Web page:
Flower: 2-4cm dense unbranched greenish-brown spikes. Yellow anthers. Fruit: A membranous fruit capsule, containing anything up to 5 seeds. Leaves: The name of this plant is derived from the shape of its leaves. They are said to resemble deer's antlers. The leaves are pale green, lance-shaped, up to 25cm long and 2.5cm wide. The leaf veins (3 to ...

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Ribwort Plantain

Flower: Short dense dark brown to black spikes, 2-4cm long, on furrowed stalks. Pale yellow anthers. Fruit: A fruit capsule, up to 4mm long. Contains between 1 and 3 yellow seeds. Leaves: The linear leaves are undivided or weakly toothed and tough and fibrous. They have prominent veins running parallel next to the midrib. Each leaf is up to 30cm long and 3.5cm wide. Hairless or slightl...

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Welsh Poppy

Flower: Yellow flower but some are orange, up to 7cm. Fruit: Dark brown, long, 4 to 6-ribbed, barrel-shaped seed capsule, containing numerous seeds. The top of the capsule contains pores which enable the seeds to escape and distribute themselves. Leaves: Pinnately divided, pale green, stalked leaves. The leaf lobes have coarsely toothed margins.

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Yellow-horned Poppy

Flower: Yellow flower, up to 9cm. Fruit: A distinctive narrow, curving, horn-shaped seed capsule, up to 3cm long. The surfaces of the capsules are warty in appearance and each capsule contains hundreds of seeds. The Yellow-horned Poppy is sa... Leaves: Thick and leathery, silvery or bluish-grey leaves. Covered in many fine, short hairs. Deeply divided with wavy margins.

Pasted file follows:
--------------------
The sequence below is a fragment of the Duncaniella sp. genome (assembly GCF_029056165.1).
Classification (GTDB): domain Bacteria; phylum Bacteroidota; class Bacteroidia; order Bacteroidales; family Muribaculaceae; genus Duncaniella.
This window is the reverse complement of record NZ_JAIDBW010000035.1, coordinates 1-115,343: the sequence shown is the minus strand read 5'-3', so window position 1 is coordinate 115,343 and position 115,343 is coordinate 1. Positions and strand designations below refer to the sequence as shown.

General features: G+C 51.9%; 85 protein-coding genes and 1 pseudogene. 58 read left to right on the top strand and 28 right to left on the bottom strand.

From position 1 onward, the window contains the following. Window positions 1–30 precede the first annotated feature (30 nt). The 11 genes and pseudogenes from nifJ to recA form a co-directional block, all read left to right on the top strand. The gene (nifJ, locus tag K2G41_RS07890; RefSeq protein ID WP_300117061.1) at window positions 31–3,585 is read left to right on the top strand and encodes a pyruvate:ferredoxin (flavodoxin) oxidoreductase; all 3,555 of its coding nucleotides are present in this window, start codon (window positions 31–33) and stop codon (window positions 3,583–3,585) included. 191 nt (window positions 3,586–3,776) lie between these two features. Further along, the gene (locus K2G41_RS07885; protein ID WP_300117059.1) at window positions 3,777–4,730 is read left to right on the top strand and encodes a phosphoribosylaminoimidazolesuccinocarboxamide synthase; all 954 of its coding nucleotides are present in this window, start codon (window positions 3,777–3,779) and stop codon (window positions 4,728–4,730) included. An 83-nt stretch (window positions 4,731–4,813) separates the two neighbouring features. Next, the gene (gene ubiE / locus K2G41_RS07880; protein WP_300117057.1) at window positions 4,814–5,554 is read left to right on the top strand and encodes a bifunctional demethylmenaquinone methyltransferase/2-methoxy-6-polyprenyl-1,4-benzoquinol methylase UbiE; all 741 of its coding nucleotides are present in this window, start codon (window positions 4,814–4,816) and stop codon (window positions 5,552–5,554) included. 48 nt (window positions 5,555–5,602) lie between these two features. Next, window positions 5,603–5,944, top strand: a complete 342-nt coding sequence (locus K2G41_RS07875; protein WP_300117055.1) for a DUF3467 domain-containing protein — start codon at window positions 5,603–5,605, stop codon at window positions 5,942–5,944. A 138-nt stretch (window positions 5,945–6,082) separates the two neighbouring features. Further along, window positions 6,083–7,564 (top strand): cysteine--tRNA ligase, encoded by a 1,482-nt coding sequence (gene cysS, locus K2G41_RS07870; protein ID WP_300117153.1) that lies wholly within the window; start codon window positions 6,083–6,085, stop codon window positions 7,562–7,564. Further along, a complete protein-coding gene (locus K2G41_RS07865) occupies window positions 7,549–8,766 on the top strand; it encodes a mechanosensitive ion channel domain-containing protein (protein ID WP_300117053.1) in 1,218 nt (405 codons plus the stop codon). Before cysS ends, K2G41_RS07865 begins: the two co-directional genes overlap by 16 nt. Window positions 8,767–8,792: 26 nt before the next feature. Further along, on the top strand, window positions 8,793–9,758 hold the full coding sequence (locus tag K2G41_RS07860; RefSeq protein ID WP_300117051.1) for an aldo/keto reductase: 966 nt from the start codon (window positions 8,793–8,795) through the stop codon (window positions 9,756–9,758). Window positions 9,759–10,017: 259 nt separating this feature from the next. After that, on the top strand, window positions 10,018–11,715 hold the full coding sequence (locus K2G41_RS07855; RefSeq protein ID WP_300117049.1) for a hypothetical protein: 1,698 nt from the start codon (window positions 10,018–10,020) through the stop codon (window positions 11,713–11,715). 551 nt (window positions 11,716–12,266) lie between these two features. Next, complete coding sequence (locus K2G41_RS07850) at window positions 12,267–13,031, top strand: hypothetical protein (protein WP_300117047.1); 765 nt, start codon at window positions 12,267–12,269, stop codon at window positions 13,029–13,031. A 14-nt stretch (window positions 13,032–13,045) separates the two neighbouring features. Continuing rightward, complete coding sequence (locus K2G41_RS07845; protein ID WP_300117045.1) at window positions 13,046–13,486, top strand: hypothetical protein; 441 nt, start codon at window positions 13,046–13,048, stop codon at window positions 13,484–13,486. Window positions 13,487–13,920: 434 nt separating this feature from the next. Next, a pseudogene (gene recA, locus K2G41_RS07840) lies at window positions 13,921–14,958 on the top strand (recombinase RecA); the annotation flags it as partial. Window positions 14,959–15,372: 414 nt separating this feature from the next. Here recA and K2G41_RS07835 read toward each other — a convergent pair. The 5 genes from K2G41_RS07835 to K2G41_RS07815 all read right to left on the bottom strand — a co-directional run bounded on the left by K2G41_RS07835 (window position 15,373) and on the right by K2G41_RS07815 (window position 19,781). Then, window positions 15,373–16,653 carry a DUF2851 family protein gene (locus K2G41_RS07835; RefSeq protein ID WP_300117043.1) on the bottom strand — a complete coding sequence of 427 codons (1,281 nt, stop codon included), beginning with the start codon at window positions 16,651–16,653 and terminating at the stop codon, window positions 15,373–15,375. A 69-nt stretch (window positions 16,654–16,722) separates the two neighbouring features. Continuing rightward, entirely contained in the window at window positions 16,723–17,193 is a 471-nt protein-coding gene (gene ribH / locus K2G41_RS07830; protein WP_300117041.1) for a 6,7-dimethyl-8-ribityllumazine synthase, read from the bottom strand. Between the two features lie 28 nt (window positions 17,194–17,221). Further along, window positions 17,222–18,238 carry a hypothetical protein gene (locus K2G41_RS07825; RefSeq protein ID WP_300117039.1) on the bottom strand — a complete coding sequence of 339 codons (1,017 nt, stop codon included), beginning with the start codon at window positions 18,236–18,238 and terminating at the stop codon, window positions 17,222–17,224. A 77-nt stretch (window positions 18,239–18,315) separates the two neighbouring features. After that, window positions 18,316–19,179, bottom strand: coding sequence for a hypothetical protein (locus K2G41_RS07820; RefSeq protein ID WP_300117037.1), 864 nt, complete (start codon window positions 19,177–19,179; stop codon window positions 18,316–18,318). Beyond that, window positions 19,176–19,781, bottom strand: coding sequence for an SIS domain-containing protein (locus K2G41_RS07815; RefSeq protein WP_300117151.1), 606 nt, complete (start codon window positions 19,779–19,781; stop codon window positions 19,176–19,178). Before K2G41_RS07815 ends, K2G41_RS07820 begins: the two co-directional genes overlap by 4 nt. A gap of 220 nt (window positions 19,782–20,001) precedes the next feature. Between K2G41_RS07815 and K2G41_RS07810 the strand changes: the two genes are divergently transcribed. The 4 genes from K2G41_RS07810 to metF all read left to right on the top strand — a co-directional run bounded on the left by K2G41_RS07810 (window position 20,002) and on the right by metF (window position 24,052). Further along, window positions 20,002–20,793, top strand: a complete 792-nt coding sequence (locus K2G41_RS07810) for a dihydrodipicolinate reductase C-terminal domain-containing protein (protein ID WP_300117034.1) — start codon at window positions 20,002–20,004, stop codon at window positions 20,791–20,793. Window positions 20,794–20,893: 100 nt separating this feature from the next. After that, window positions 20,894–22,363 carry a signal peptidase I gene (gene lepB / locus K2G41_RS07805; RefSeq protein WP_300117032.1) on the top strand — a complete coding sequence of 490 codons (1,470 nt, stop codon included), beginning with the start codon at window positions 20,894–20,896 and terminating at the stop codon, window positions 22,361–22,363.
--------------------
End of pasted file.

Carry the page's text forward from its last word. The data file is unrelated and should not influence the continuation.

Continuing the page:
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Common Primrose

Flower: Pale yellow solitary flowers on long stalks, up to 4cm. Fruit: A capsule which splits open to release its black seeds. Leaves: The leaves form a basal rosette. Each leaf is very crinkly-textured and leaf veins are prominent. Up to 5 inches in length with coarsely serrated leaf margins.

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Silver Ragwort

Flower: Yellow daisy-like flowers, up to 2cm. Stalks are woolly and white. Fruit: A cylindrical, ribbed fruit called an achene. The achene contains numerous seeds. Leaves: The leaves are oval to oblong in shape and divided or toothed. The leaves are silvery and are covered in a white down. This feature makes the plant easy to identify.

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Wood Sage

Flower: Flowers in pairs, pale greenish-yellow, 5-lobed lower lip, reddish anthers and 4 stamens. Fruit: Insignificant. Leaves: The leaves have irregularly toothed margins and are an elongated, egg-shaped and pointed at the tips. The slightly wrinkled leaves are arranged opposite one another along the stems.